I have to be completely honest here… I wasn’t looking forward to Breaking Dawn 2, the movie. I’m a die-hard fan of the saga, but the first instalment of Breaking Dawn released last year was so bad it made me laugh. Where was the screenplay? Was there even one?
So when I sat at the theatre to see Part 2, I was kind of angry with myself. I was ready to give my money to people who hadn’t delivered over and over again. Because let’s be clear here, the saga has gone down since the beautiful initial rendition by Catherine Hardwicke.
But I have to admit, Breaking Dawn 2 is the best movie since Hardwicke’s Twilight, if in a totally different way. It’s action-packed and the only downside in my view were the love scenes. O dear… They’re awefully embarrassing. But the twist at the end and the final battle (which weren’t in the book btw) were impressive and breathtaking.
So here we are. There’s no more Twilight in the horizon. It’s all over. And I want to say a massive thank you to Stephenie Meyer for creating a world and a universe that made so many people fall in love with reading again… and writing.
Just thought I’d share a little bit of my life with you. There’s this amazing exhibition at the Tate Britain, one of London’s most famous museum… and this exhibition centers around THE PRE-RAPHAELITES!!! Oxford Whispers was inspired by a pre-raphaelite painting titled The Wounded Cavalier.
So if you’re lucky enoughto travel to London over the enxt few months, please go there. It’s beautiful and so romantic.
Lots of love,
When Madison and Rupert meet for the first time…
ON THE OTHER SIDE of Tom Quad, Great Tom, the loudest bell in all Oxford, struck nine o’clock. The sharp November air smelled of woodsmoke, and Madison longed for Louisiana’s heat.
She missed her good old Converse sneakers, jeans and granny pants as she pulled a skimpy piece of material down her legs. No way this was called a dress.
Her eyes were fixed on the imposing facade of Christ Church Hall when she begged, “I’m freezing here. Can we go inside?”
Pippa gestured toward the entrance and strutted inside. Madison had met the girl—and her Irish mane of red hair—on her first day in England, on the train up from London.
For a week now she had given Madison the guilt trip. A graduate at Christ Church College, Madison was Pippa’s ticket to the social event of the Michaelmas term: Christ Church Ball. Pippa’s persistence had paid off and here she was, ready to cause mayhem with the male students.
Madison took a deep breath and followed the bright halo of Pippa’s hair up the sixteenth-century staircase that led to the Great Hall. Oliver, Madison’s dormmate, flanked her. A tuxedo had replaced his skinny jeans. She patted his thin shoulders to inject some confidence into him, but he kept starring at Pippa’s electric-blue dress. Star-struck.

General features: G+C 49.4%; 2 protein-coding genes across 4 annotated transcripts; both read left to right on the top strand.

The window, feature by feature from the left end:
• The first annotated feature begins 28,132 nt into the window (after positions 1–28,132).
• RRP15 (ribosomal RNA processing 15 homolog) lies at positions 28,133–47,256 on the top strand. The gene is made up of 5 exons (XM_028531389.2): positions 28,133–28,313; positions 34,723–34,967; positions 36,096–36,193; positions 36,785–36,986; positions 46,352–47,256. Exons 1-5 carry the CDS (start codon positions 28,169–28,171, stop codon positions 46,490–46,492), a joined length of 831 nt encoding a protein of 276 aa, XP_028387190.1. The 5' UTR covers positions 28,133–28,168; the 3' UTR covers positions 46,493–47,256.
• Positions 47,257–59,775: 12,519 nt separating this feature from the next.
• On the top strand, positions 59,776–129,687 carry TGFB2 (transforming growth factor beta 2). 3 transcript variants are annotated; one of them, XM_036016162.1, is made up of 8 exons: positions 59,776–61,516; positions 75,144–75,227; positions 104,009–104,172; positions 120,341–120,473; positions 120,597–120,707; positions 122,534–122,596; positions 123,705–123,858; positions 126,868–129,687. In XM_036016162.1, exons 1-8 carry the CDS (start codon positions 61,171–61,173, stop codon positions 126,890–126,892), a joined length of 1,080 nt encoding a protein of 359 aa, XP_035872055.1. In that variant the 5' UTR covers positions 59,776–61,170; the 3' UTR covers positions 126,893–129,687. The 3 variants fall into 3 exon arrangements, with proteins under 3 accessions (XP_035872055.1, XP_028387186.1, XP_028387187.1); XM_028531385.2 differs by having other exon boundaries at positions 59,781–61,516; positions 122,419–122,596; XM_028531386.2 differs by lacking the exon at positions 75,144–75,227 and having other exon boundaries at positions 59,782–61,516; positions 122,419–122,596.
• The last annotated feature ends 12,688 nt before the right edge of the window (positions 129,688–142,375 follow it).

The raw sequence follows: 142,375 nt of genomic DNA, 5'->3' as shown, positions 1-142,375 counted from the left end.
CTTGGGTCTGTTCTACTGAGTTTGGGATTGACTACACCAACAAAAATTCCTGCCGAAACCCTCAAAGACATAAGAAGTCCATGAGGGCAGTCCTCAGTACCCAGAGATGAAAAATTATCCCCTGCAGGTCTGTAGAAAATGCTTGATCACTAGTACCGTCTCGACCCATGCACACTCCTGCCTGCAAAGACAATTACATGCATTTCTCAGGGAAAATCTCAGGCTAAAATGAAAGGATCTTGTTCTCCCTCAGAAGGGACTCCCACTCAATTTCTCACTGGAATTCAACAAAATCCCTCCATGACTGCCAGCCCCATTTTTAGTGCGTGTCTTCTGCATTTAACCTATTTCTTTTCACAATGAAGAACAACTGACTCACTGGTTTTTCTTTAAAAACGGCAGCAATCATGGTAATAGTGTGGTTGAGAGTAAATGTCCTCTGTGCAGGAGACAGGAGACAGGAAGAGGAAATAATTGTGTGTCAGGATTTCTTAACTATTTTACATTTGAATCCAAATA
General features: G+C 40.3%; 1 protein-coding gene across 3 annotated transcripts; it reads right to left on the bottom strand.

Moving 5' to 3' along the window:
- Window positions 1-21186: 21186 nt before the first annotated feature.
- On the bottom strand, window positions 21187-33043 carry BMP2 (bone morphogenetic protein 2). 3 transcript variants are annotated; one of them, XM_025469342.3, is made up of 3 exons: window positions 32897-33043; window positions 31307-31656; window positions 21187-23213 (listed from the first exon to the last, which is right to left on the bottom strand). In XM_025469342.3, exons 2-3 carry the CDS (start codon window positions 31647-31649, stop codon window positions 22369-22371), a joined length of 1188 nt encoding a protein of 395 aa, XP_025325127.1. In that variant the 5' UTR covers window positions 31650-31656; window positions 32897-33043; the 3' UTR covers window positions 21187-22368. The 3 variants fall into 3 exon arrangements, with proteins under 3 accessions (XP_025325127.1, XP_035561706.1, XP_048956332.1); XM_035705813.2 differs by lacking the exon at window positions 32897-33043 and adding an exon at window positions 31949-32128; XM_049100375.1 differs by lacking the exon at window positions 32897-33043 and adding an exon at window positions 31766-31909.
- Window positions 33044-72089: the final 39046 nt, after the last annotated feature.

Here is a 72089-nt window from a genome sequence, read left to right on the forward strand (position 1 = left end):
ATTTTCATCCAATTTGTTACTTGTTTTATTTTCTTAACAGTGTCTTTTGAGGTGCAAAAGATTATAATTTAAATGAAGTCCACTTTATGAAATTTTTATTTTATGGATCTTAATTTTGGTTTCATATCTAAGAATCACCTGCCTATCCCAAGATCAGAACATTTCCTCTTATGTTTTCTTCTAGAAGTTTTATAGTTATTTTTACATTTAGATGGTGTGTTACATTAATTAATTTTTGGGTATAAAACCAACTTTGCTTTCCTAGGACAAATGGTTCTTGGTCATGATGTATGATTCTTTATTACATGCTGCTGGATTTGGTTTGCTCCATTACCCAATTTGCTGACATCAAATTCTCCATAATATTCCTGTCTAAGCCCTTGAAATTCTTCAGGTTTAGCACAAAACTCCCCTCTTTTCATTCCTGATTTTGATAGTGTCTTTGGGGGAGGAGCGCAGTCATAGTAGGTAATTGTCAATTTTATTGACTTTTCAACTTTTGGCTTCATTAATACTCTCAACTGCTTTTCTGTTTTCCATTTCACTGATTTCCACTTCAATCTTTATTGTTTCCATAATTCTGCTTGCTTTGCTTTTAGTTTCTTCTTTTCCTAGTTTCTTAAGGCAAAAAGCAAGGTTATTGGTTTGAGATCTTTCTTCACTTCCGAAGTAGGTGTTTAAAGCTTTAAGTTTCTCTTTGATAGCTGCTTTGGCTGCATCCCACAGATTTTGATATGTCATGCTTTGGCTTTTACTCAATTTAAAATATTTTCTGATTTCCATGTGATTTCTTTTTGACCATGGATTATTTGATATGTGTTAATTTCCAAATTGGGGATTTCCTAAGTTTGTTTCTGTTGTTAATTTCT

At first, Madison struggled to recognize the grand, silent Dining Hall, although its vaulted ceiling rose to the heavens as usual. Tonight, the room was overcrowded and overheated. Still, it was a better option than being locked in her room obsessing over the morning’s drama and the Puritan in the painting.
“Ollie, could you please get us some drinks?” Pippa’s smile showcased her dimples. “White wine for both of us.”
How to resist the musical lilt of her voice? Ollie couldn’t and headed for the bar. “Jolly good. Beats dancing anytime.”
Pippa turned to Madison. “I’m glad I lent you the dress. The way you look tonight, all the guys will get you a drink. You’ll be the first one to get wasted.”
“I could use a few glasses right now … I feel like a long-tailed cat in a room full of rocking chairs.”
But Pippa’s attention had already shifted toward a potential target for the night. Irish Queen Bee waved at a muscular guy and strutted in his direction. Between chasing able-bodied male victims and college gossiping, there was never a dull moment in Pippa Connelly’s life.
Madison could leave now and let everyone else have a great time, but she didn’t want to sabotage herself again.
Her skin stung. She lifted her head to survey the space in front of her and met the glassy stare of Chris Church’s founder: Henry the Eighth. Hung on the other side of the hall, his portly figure spread over a full-length portrait.
Anne Boleyn, I am not.
Resolve solidified Madison’s stance and squared her shoulders. Tonight, she would face the music. Literally.
At Yale, she’d been too busy studying and juggling jobs to be part of the party scene. But things were looking up now. She was in a master’s program at Oxford University, England. Take that. And in the month since her arrival, she had been pretty lucky, meeting Pippa, then Ollie. Yes, things were definitely looking up.
Thinking of Ollie, Madison gazed at the crowded hall in search of her roommate. He wasn’t at the bar, and she needed a glass in her hand so she would have something to do with herself.
With an old Madonna tune playing in the background, she marched toward the bar.
Please God, keep this dress below my panty line.
Ollie was nowhere to be seen. She ordered a glass of white and ignored the push and pull of the other students around her eager for a drink.
“First time here?” asked a clipped voice behind her at the jammed-up counter.